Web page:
Kiss of the Spider Woman
Directed by Stephen Colyer
13 July – 8 August 2010
Kiss of the Spider Woman has an impressive biography as an artistic work. Born as a novel in 1976 by Argentine novelist Manuel Puig, it was then turned into a movie in 1985 with William Hurt who, interestingly, is currently in town playing in the Sydney Theatre Company’s production of Long Day’s Journey into Night.
The movie was a smash hit and won an Oscar which prompted the famous team of John Kander and Fred Ebb ( Cabaret & Chicago ) to convert the regime of Argentine dictator Jorge Rafael Videla into a musical. With a book by Terrence McNally ( Love! Valour! Compassion! ) and directed on Broadway by Hal Prince ( Phantom of the Opera, Sweeney Todd ), Kiss went on to win seven Tony Awards.
And so it is that almost 20 years after its Broadway success, director Stephen Colyer has chosen to stage the premiere of Kiss in Sydney in the somewhat compact Darlinghurst Theatre. And it is this factor that paradoxically provides this production of Kiss with the basis for its greatest virtues and flaws.
Kiss of the Spider Woman’s narrative examines a world that in many respects has vanished. The ardent Marxist and the camp window dressing homosexual are now trite stereotypes where political realties about the left and right are being subsumed by greater forces and the sheer visibility and advancement of gay rights have shown that the visible homosexual is no longer just the camp variety.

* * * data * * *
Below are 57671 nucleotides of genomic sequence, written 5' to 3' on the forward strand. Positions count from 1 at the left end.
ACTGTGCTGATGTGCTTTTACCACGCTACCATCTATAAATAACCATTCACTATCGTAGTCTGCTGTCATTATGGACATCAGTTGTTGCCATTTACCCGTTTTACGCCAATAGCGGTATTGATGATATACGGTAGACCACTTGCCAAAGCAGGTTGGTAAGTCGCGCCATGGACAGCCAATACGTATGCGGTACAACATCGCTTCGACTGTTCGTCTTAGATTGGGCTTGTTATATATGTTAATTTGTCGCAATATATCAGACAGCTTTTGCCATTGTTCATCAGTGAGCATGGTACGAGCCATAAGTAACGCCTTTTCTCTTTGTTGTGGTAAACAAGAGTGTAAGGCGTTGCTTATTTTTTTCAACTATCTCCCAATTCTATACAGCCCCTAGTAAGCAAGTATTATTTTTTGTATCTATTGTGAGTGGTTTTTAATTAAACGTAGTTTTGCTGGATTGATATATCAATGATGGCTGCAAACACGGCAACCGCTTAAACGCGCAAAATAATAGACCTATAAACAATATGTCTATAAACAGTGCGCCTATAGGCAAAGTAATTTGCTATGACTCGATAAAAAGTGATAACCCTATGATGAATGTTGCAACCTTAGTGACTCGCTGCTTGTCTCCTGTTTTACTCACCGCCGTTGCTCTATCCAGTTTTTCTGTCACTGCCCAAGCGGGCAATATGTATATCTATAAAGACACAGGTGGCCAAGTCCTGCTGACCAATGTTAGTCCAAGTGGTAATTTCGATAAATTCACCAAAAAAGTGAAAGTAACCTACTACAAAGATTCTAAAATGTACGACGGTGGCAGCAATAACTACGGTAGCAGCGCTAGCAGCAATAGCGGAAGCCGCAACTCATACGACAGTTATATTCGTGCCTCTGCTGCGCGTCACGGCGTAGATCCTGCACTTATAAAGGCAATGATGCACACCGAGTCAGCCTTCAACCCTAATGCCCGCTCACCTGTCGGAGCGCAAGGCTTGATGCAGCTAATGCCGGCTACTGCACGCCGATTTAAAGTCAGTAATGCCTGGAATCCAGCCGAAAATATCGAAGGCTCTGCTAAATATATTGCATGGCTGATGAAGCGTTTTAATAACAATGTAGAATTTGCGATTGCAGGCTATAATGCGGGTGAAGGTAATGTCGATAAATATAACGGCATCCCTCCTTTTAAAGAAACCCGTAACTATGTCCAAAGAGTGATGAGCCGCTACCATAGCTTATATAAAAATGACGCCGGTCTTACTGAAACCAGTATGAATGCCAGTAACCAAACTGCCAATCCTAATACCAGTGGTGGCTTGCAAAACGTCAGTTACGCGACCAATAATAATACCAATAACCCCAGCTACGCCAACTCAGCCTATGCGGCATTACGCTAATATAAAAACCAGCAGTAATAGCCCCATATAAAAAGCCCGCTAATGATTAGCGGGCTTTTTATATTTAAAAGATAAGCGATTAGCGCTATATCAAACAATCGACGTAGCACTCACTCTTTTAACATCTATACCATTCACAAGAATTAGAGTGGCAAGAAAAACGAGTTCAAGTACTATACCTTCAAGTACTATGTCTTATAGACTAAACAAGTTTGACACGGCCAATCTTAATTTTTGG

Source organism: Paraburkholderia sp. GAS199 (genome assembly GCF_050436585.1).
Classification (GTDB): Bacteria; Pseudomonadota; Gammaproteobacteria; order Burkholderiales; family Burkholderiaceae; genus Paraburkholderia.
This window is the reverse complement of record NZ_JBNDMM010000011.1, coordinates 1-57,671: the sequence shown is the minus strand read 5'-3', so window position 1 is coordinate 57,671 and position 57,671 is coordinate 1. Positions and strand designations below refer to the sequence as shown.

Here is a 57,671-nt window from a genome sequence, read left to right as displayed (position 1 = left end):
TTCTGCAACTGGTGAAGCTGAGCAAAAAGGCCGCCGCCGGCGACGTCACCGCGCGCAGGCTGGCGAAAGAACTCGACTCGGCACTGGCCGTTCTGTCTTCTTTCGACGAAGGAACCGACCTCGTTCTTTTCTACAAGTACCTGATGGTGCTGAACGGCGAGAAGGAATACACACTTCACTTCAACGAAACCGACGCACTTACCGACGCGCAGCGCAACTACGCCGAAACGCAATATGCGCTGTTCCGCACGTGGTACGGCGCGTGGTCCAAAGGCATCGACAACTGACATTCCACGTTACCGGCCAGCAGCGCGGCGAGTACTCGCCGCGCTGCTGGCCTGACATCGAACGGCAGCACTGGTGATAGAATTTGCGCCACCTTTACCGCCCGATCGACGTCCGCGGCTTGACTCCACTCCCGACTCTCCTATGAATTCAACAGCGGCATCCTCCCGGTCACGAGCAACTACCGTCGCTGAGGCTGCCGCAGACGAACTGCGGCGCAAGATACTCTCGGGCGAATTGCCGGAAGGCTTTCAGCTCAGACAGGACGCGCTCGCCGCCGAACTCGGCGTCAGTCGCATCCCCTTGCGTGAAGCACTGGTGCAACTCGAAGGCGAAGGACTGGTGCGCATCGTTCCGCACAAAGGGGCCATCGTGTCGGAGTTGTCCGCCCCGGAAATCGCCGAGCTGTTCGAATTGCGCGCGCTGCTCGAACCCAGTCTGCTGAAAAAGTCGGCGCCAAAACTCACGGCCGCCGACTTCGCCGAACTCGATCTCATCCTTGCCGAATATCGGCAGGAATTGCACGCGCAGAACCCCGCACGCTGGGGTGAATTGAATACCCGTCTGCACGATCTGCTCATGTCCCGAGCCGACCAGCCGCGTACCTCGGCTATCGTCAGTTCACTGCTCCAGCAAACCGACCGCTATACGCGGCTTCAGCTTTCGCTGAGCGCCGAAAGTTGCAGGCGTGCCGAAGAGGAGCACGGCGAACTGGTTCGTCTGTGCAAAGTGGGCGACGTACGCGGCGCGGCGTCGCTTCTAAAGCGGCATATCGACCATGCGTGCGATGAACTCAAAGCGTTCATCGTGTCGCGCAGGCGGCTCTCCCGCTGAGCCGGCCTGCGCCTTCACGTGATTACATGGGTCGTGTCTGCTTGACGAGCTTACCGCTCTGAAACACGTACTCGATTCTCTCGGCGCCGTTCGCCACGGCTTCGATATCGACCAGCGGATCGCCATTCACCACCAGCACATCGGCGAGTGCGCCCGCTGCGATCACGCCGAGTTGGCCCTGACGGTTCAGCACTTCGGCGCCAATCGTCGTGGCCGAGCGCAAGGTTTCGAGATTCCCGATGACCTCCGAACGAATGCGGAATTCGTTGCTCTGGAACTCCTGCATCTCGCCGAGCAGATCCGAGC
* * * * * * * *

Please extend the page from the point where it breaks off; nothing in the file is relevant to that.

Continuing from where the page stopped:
This is a problem for the work and I would suggest for the audience, because in a way it lacks the sheer exuberance of other Kander & Ebb works to stand on its own as sheer entertainment; but it will communicate with an older audience who will remember the political realities that the Cold War and the fight between Marxism, Facism and Capitalism had over much of the 20th Century.
Having said that there is much to enjoy in this piece. The music is sublime at times and the relationship that builds between the two central characters, Molina played passionately and deftly by James Lee and Valentin the Marxist Revolutionary (Frank Hansen) do create a deep connection with each other on stage that raises the emotional framework and carries the arcs of these characters to the end.
The pair are confined to a prison cell and it is their differences that while creating tension to begin with – Valentin accuses Molina of triviality for his escape into the world of a film and a particular star Aurora to which Molina responds, “We’re both trivial, but I know it and you don’t” – eventually brings them together.
The story and the evolution of these characters are particularly strong. The main characters connection to their women; for Molina his mother, played beautifully by Jennifer White and for Valentin his girlfriend, Marta played by an Amy Winehouse inspired Alexis Fishman drive the story swiftly and it rarely tires.
The challenge for this work is its staging in such a small space and the set design (David Fleischer) while intimate, simple and functional seems to work against the actors, making their ability to navigate song, text and dance all the more challenging.
It is beautifully lit (Jack Horton), sympathetically costumed (Teresa Negroponte) and the music directed by Craig Renshaw and a four-piece on stage deliver the goods as do all the actors who have fine voices and the harmonies are gorgeous. But this is a piece for an older crowd who remembers the time and love an old Kander and Ebb musical.